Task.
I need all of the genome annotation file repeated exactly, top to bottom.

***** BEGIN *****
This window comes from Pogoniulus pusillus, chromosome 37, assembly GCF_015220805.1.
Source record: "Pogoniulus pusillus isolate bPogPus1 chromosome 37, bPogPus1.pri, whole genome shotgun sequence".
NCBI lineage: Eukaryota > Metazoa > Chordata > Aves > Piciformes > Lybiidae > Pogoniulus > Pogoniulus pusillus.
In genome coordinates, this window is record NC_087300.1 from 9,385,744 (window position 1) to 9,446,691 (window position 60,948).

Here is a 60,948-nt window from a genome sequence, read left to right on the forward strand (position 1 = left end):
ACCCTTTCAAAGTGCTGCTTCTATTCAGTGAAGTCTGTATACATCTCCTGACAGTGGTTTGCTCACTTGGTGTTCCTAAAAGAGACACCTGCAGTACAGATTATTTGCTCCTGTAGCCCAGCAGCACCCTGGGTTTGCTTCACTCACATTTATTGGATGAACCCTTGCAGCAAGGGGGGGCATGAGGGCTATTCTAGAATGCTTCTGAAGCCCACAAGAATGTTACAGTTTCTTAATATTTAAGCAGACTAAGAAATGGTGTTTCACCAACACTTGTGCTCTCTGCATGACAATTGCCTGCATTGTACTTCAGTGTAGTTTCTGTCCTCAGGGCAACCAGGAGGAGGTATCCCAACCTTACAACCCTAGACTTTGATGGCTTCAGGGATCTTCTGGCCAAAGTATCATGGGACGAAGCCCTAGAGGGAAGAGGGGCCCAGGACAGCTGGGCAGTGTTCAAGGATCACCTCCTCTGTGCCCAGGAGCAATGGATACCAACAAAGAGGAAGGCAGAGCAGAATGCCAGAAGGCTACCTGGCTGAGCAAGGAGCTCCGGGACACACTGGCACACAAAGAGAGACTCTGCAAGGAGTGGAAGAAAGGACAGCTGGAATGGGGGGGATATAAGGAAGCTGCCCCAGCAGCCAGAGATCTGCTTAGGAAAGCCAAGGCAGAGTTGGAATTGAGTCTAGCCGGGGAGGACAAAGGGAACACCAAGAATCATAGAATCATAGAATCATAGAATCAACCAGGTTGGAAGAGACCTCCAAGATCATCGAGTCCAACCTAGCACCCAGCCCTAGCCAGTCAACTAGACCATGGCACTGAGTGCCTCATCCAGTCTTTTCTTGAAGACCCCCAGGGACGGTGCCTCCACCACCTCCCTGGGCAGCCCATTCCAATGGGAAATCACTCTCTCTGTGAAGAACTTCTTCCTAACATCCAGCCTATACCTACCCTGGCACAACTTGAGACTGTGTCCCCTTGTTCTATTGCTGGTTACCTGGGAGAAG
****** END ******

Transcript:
This window comes from Pogoniulus pusillus, chromosome 37, assembly GCF_015220805.1.
Source record: "Pogoniulus pusillus isolate bPogPus1 chromosome 37, bPogPus1.pri, whole genome shotgun sequence".
NCBI lineage: Eukaryota > Metazoa > Chordata > Aves > Piciformes > Lybiidae > Pogoniulus > Pogoniulus pusillus.
In genome coordinates, this window is record NC_087300.1 from 9,385,744 (window position 1) to 9,446,691 (window position 60,948).

Here is a 60,948-nt window from a genome sequence, read left to right on the forward strand (position 1 = left end):
ACCCTTTCAAAGTGCTGCTTCTATTCAGTGAAGTCTGTATACATCTCCTGACAGTGGTTTGCTCACTTGGTGTTCCTAAAAGAGACACCTGCAGTACAGATTATTTGCTCCTGTAGCCCAGCAGCACCCTGGGTTTGCTTCACTCACATTTATTGGATGAACCCTTGCAGCAAGGGGGGGCATGAGGGCTATTCTAGAATGCTTCTGAAGCCCACAAGAATGTTACAGTTTCTTAATATTTAAGCAGACTAAGAAATGGTGTTTCACCAACACTTGTGCTCTCTGCATGACAATTGCCTGCATTGTACTTCAGTGTAGTTTCTGTCCTCAGGGCAACCAGGAGGAGGTATCCCAACCTTACAACCCTAGACTTTGATGGCTTCAGGGATCTTCTGGCCAAAGTATCATGGGACGAAGCCCTAGAGGGAAGAGGGGCCCAGGACAGCTGGGCAGTGTTCAAGGATCACCTCCTCTGTGCCCAGGAGCAATGGATACCAACAAAGAGGAAGGCAGAGCAGAATGCCAGAAGGCTACCTGGCTGAGCAAGGAGCTCCGGGACACACTGGCACACAAAGAGAGACTCTGCAAGGAGTGGAAGAAAGGACAGCTGGAATGGGGGGGATATAAGGAAGCTGCCCCAGCAGCCAGAGATCTGCTTAGGAAAGCCAAGGCAGAGTTGGAATTGAGTCTAGCCGGGGAGGACAAAGGGAACACCAAGAATCATAGAATCATAGAATCATAGAATCAACCAGGTTGGAAGAGACCTCCAAGATCATCGAGTCCAACCTAGCACCCAGCCCTAGCCAGTCAACTAGACCATGGCACTGAGTGCCTCATCCAGTCTTTTCTTGAAGACCCCCAGGGACGGTGCCTCCACCACCTCCCTGGGCAGCCCATTCCAATGGGAAATCACTCTCTCTGTGAAGAACTTCTTCCTAACATCCAGCCTATACCTACCCTGGCACAACTTGAGACTGTGTCCCCTTGTTCTATTGCTGGTTACCTGGGAGAAG